Tag Archives: Bargello

Florence, Day 20-22: From Student to Tourist — No, Make That ‘Traveler’



Since school ended, I’ve been playing teacher — or trying to, at least. I’ve been attempting to share all I have learned with my love, knowing that teaching, in fact, teaches the teacher; or better put, you learn by teaching.

We’ve visited Santa Maria Novella, the Accademia, the Uffizi, Bargello and a few other museums, and we’ve been walking the city, all of which has so beautifully taken us on this journey from the ancients (Renaissance inspiration) to the Dark or Middle Ages (Gothic) to the Renaissance, Mannerism and Baroque. Florence’s art history peters out a bit after that, but does not fade completely.

If all of this art history fascinates you, welcome to my world. If it’s enough about “-isms” and history, join me as I try my best not to drown my husband in “too much” and we escape off to the countryside. From a walled city with a tower growing trees to a Vespa in the countryside, even I can only take “so much.”

Here’s a tip: Visit Florence off-season, from late October to early May. If you love art, January is ideal, and if you desire lots of sun, closer to the spring and fall. But this time of year, I have to escape on the weekends; the crowds thicken and my need for trees grows.

So this weekend, it was Lucca and Chianti. Lucca is delightful, they say; it’s not touristy, but show up on a September weekend and you won’t be alone. Delightful? Yes, but please, please take me to the countryside.

This is partly me; my heart and soul and art belong to the country. The rolling hills, the agriculture, the sound of the birds and the wide open spaces call my name. And it’s not a quiet call.

So Sunday, for my hubby’s birthday I booked a Vespa tour of Chianti. Yes, I did this last weekend but my love did not, and, after all, I am a landscape painter.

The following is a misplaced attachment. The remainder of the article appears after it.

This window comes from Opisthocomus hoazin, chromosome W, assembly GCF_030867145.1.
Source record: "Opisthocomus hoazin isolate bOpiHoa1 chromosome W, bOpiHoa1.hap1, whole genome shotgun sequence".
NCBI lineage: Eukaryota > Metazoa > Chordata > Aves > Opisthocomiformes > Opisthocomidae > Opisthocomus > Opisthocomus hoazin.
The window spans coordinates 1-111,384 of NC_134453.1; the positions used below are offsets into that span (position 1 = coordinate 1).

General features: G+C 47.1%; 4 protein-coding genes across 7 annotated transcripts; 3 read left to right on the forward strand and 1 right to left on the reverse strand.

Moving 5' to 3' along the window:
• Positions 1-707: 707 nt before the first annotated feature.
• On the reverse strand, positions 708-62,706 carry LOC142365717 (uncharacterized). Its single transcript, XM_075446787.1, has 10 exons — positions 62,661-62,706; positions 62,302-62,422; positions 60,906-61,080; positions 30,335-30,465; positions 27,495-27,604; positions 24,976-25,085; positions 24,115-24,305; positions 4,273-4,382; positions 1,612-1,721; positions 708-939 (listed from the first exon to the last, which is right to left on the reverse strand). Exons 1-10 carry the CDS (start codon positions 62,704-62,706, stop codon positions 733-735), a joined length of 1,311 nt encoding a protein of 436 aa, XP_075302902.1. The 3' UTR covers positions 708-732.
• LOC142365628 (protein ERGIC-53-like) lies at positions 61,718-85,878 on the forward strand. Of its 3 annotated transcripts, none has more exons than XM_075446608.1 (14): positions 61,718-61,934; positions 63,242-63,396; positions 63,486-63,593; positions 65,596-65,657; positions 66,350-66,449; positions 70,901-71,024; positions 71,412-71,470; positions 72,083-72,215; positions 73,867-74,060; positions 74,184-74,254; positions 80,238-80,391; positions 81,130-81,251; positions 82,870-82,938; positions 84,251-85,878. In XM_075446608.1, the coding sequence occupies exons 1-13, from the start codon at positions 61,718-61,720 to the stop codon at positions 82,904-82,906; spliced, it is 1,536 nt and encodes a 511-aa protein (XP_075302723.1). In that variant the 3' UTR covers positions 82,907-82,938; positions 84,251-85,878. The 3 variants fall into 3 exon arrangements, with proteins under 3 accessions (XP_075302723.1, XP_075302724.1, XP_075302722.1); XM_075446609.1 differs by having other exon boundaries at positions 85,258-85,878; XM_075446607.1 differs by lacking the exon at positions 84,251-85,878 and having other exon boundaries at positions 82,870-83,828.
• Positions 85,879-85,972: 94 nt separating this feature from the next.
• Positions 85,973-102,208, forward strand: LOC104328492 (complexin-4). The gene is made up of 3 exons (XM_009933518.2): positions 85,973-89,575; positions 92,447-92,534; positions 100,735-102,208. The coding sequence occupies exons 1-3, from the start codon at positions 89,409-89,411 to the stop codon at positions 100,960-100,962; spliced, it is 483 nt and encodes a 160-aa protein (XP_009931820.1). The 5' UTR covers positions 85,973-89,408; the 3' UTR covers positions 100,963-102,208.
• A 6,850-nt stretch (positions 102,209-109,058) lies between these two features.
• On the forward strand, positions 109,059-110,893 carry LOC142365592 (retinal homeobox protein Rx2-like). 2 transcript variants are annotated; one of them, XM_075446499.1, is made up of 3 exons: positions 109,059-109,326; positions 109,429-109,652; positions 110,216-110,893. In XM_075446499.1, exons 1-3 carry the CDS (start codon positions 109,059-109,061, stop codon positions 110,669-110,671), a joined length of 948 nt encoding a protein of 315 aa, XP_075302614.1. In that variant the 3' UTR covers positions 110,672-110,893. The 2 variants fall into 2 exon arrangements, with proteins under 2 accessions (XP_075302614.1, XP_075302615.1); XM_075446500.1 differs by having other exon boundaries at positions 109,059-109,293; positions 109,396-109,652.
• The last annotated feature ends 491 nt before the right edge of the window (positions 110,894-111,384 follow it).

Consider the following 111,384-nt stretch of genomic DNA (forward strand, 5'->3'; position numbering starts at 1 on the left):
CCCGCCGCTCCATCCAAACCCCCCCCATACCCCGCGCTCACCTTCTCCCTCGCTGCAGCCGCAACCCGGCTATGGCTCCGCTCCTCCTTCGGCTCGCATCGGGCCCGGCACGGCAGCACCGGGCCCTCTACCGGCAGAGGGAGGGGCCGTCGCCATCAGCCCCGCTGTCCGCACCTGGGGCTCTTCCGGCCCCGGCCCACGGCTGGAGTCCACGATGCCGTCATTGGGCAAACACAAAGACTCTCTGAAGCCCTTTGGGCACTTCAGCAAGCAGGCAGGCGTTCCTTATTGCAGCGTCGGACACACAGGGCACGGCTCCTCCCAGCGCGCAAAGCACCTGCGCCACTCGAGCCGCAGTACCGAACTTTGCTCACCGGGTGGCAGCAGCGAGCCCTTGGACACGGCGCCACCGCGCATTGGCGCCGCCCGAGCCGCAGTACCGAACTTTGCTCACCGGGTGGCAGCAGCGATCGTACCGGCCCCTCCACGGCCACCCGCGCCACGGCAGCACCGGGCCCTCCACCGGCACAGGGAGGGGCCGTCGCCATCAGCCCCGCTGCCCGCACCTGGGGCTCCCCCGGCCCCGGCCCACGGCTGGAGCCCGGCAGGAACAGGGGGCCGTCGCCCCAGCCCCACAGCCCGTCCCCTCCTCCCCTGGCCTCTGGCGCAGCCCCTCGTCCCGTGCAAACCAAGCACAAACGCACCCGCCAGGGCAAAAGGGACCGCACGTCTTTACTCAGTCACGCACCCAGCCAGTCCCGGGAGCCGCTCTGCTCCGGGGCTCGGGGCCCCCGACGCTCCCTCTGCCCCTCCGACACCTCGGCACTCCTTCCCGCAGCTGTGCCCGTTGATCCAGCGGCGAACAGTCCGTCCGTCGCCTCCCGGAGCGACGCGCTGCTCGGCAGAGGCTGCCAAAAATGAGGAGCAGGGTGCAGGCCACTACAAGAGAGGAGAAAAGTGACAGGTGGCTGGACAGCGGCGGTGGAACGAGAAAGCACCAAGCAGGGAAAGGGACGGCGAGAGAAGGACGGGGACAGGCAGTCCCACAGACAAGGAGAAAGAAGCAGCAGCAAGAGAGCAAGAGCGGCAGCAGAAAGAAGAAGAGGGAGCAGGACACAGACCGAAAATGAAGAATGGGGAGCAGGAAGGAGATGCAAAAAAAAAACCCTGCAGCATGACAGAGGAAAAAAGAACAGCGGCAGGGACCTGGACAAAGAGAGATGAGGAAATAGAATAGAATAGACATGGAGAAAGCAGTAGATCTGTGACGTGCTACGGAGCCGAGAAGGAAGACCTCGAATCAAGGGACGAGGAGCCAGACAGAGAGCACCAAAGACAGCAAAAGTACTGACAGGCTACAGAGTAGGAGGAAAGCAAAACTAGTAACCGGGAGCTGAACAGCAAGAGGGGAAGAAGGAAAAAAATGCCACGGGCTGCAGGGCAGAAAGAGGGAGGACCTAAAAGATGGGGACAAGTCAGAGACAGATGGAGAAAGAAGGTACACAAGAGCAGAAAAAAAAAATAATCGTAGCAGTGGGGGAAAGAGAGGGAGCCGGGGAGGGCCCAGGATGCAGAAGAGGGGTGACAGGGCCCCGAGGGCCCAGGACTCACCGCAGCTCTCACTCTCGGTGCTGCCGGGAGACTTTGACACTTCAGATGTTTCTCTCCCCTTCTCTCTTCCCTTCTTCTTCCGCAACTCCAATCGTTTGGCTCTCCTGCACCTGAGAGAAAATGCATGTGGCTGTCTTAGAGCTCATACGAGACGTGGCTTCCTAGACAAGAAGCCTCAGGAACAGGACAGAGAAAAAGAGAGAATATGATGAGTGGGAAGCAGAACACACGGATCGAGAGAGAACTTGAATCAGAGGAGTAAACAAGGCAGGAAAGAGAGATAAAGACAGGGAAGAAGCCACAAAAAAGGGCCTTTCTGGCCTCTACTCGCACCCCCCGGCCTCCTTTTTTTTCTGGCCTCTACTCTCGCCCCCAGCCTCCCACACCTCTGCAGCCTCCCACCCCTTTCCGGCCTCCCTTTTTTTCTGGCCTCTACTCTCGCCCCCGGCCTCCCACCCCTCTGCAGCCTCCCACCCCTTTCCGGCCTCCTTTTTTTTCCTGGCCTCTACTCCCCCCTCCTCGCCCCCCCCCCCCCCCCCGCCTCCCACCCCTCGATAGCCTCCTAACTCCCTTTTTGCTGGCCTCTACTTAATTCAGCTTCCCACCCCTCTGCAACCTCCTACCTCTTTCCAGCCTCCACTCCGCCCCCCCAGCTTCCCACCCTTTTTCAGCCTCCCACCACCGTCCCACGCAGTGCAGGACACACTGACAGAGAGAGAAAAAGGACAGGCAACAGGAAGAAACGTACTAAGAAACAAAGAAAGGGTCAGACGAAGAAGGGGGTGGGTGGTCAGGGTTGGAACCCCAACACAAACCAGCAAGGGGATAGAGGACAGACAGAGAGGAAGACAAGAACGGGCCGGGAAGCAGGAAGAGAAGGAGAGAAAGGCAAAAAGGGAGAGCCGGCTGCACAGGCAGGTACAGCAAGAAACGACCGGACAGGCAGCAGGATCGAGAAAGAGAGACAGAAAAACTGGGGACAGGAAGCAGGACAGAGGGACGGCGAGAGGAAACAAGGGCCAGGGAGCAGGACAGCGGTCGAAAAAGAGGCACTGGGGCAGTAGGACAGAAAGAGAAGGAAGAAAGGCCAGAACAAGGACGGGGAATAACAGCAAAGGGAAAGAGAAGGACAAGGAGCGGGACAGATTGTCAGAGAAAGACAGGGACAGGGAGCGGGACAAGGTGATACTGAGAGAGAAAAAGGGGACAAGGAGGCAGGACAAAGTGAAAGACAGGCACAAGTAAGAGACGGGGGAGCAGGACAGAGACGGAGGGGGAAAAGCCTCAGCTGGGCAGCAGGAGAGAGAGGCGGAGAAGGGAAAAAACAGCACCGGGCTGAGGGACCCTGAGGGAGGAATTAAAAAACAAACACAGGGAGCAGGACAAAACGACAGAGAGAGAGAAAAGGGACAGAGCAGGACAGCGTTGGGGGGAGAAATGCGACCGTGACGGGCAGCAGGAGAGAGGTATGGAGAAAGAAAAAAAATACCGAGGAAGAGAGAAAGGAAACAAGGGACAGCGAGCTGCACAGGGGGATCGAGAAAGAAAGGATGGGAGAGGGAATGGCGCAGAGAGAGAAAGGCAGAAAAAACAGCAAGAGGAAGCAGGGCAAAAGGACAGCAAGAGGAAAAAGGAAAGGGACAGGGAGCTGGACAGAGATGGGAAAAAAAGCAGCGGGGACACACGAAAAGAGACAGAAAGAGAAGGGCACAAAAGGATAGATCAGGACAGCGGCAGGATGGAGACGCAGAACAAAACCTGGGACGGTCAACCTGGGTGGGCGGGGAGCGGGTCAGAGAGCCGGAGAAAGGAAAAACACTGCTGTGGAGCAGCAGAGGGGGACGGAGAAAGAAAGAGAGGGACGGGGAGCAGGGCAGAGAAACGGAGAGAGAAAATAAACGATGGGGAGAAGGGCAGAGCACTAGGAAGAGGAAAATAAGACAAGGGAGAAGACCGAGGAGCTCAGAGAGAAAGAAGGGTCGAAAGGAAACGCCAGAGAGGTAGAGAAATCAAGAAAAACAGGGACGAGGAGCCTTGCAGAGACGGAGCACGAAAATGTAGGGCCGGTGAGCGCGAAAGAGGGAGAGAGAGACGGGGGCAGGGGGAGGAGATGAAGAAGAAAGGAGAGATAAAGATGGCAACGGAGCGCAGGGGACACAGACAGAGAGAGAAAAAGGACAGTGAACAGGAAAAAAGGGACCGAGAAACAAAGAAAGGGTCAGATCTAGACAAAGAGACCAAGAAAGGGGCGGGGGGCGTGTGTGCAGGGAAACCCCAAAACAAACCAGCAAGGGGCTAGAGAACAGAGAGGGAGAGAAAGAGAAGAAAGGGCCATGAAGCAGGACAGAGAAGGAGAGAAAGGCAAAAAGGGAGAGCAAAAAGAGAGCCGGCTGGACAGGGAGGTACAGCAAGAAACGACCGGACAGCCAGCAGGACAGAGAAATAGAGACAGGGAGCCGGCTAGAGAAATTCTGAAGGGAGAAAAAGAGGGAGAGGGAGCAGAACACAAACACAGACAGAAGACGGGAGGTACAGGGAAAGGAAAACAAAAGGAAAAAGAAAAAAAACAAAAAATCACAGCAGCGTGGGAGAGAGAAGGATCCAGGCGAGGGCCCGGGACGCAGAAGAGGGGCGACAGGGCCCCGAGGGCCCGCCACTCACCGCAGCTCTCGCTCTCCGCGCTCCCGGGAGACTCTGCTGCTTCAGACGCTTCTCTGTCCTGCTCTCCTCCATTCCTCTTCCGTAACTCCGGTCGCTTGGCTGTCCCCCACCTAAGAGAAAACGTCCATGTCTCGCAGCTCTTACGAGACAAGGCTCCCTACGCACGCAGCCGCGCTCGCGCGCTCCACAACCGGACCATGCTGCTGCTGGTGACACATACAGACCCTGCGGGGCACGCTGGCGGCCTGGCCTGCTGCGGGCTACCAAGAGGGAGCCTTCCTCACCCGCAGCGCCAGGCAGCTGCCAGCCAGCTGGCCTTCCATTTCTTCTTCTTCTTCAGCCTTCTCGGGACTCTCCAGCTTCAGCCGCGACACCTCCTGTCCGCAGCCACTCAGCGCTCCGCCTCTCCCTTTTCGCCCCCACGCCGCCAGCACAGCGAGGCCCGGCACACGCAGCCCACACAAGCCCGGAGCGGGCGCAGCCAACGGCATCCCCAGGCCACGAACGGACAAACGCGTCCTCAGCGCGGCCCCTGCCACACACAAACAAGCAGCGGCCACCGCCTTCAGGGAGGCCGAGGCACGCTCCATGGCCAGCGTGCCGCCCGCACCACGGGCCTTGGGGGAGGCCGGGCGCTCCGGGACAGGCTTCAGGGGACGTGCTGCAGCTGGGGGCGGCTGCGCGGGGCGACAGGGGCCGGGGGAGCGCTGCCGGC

I’ll let the photos tell the rest of the story and leave you with this thought: Love your farmers, eat local whenever possible and breathe deep the air of nature when ever you can!



Florence, Day 3: A Day of Sculpture and the Nude in Art



The nude in art: It’s a subject of controversy, and I, like many artists, don’t understand why. It’s such a huge part is our art education. I have written about it in the past and explained my reasoning as to why it’s not obscene — it’s art. So today I’ll concentrate on how it is affecting my growth as an artist and as a person. [Click here to read my past musings on the topic.]

I think every artist should have to return to studying from “real life” several times in their journey as an artist, to freshen up how we see, and it’s only a matter of finding a place and the time in which to do this.


Florence is known as the birthplace of the Renaissance. We all know the term, and many know it means rebirth. But more specifically, it means that here, in this city, there was a spark. Something special where patrons who valued the arts met some of the most gloriously rich creative minds. So the city had money and it knew just what to do with it. It had been a thousand years since the Greeks and Romans (the ancients, as they were called) had made such advances, and the people valued it. The emphasis was all about humanism, which meant representing man as he was, not a glorified version of the gods. And what would representing man as he really is be without intense study of the nude? Many Renaissance artists even worked on corpses to study the anatomy and muscular skeletal make up so they could really get it right.

On this day, I knew my class would be studying from life (that is, a nude model), so before class, I visited the Bargello sculpture museum to really break down how the body was handled through the hands of masters like Michelangelo and Donatello. It is something special to be studying with all of these amazing art works surrounding you for inspiration.

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Today, the city itself will be my subject as I begin my plein air study. It will be exciting to be outside!